Terms Definitions Grade Standards
English      
Literature      
irony the contrast between what appears to be and what actually is  9 English - Literature
mythology a set of stories, traditions, or beliefs associated with a particular group or the history of an event, arising naturally or deliberately fostered 9 English - Literature
theme the author’s statement about life or the underlying meaning in a literary work 9 English - Literature
literary device a tool an author uses when creating literature, such as:symbolism, allusion, imagery, characterization, etc. 10 English - Literature
stereotyping regarding one as conforming to a set image or type 10 English - Literature
symbolism the use of an object, person, place or event to stand for something more profound than its literal meaning in a piece of literature 10 English - Literature
evidence anything that is used to determine or demonstrate a truth of an assertion 12 English - Literature
literary criticixm the study, discussion, evaluation, and interpretation of literature 12 English - Literature
parody a work that imitates the serious materials and manner of a particular work, or the characteristic style of a particular author 12 English - Literature
Media Lit      
copyright the exclusive right to make copies, license, and otherwise exploit a literary, musical, or artistic work, whether printed, audio, video, 9 English - Media Lit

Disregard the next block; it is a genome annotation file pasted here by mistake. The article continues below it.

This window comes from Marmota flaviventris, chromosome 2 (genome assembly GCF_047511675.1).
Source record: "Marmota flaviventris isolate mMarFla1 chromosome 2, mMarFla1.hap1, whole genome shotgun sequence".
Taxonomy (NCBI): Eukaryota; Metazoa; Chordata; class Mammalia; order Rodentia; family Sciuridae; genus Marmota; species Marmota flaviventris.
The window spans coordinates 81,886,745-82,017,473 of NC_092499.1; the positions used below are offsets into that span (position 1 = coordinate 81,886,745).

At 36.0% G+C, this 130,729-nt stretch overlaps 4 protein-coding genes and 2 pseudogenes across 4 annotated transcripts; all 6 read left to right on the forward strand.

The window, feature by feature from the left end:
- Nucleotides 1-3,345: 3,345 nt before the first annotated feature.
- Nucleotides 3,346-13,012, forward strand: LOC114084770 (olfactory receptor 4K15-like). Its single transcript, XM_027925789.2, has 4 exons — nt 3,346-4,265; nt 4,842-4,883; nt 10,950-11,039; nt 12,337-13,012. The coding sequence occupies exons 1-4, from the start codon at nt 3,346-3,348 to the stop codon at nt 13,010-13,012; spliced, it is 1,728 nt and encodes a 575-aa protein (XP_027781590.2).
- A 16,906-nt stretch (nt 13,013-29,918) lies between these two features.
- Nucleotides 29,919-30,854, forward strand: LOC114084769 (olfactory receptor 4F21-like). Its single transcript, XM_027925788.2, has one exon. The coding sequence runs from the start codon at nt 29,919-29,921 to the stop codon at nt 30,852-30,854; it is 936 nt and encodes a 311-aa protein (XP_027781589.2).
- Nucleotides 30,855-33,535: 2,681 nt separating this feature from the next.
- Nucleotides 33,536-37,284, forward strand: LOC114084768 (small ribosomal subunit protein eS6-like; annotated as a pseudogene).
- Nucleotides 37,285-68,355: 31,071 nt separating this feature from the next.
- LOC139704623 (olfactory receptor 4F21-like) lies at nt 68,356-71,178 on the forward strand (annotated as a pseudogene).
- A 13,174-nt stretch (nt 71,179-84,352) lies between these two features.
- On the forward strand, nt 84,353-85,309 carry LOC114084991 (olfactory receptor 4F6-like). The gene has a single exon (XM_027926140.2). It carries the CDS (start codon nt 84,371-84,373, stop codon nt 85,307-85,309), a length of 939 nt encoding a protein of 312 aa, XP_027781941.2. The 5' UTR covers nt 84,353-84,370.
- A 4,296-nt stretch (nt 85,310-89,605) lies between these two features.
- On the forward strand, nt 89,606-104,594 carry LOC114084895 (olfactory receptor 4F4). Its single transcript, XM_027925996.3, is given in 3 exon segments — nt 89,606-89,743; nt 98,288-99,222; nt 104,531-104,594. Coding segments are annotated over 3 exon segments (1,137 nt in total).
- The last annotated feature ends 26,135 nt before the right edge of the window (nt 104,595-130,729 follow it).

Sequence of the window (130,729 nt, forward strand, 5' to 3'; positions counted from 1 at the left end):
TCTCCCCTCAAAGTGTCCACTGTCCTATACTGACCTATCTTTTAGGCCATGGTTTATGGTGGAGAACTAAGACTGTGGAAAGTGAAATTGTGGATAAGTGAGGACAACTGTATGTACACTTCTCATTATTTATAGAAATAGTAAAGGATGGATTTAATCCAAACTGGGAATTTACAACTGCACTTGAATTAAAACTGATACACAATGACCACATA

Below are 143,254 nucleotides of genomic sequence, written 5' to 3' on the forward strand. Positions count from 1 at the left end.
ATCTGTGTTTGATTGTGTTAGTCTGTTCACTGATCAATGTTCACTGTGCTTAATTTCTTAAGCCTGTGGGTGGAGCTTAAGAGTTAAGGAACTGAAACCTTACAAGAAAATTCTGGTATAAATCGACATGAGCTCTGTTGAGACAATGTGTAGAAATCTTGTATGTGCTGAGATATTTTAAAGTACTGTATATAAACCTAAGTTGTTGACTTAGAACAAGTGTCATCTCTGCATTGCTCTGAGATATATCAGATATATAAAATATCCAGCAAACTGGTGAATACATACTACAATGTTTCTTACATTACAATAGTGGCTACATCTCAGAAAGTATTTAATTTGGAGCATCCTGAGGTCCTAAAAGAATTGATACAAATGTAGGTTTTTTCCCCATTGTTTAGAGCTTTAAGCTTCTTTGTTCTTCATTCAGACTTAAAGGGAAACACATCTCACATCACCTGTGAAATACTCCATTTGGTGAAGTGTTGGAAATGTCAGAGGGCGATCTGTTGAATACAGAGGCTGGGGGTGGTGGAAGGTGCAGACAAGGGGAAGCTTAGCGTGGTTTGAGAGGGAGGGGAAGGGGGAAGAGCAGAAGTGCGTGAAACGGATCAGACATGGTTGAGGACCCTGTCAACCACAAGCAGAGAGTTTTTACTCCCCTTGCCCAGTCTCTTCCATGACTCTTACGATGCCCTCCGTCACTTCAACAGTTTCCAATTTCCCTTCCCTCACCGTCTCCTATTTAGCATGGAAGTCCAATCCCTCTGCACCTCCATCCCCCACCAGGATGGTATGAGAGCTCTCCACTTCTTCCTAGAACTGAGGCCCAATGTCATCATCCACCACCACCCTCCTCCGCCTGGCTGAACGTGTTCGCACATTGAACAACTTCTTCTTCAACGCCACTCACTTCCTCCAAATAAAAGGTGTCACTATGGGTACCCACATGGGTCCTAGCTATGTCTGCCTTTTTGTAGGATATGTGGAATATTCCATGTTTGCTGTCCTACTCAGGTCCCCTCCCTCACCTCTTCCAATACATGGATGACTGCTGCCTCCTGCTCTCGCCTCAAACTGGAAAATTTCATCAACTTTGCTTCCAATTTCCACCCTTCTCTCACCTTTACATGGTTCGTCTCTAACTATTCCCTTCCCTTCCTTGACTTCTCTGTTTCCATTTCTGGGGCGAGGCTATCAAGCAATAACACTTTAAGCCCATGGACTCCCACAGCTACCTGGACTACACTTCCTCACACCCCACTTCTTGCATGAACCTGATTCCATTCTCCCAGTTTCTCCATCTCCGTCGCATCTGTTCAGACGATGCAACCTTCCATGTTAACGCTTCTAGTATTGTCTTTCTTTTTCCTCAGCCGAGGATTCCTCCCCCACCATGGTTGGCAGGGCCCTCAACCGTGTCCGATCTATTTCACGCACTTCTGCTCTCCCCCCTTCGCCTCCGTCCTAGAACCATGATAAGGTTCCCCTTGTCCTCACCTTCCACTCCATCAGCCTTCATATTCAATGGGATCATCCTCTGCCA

expository to explain, examine, inform or discuss any given topic using details and information in writing 9 English - Media Lit
media literacy the ability to read, analyze, and critically evaluate info presented in a variety of formats 9 English - Media Lit
persuasive to persuade an audience to agree with the information presented in writing 9 English - Media Lit
plagiarism the unauthorized use or close imitation of the language and thoughts of another author and the representation of them as one's own original work. 9 English - Media Lit
appeal the request a form of media is making of its audience 10 English - Media Lit
bias favoring (and sometimes only showing) one side of an issue or argument 10 English - Media Lit
Cone Effect theory that constructed media reality is based on real life and represented in a heightened or exaggerated fashion 10 English - Media Lit
constructed in media, the idea that all messages and images are created; they are not reality, all elements are carefully chosen 10 English - Media Lit
ethics personal guidelines for good/bad or right/wrong 10 English - Media Lit
logical fallacy false methods of reasoning; far removed from facts or conclusions based on too few facts 10 English - Media Lit
mass media wide dispersal of a message to a large audience (i.e. news, internet, tv, billboards) 10 English - Media Lit
target audience groups of people who are more likely to be receptive to a particular type of media used so that the media can present info in a way that would gain or guarantee an audience 10 English - Media Lit
Reading      
Connection – connect new information to prior knowledge-    connect text to text 9 English - Reading
Context clues – Using text to determine meaning 9 English - Reading
Lifelong Reader Incorporate reading into life 9 English - Reading
Prediction - stating possible outcomes with support from the material 9 English - Reading
Purpose Setting Establishing a purpose for reading and adjusting accordingly 9 English - Reading
Comparative Reading – Read and compare information from different sources 10 English - Reading
Inference – Reading “between the lines” using evidence from the literary work 10 English - Reading
Paraphrase – Restating relevant information 10 English - Reading
Strategy selection Applying strategy that works for the situation/text 10 English - Reading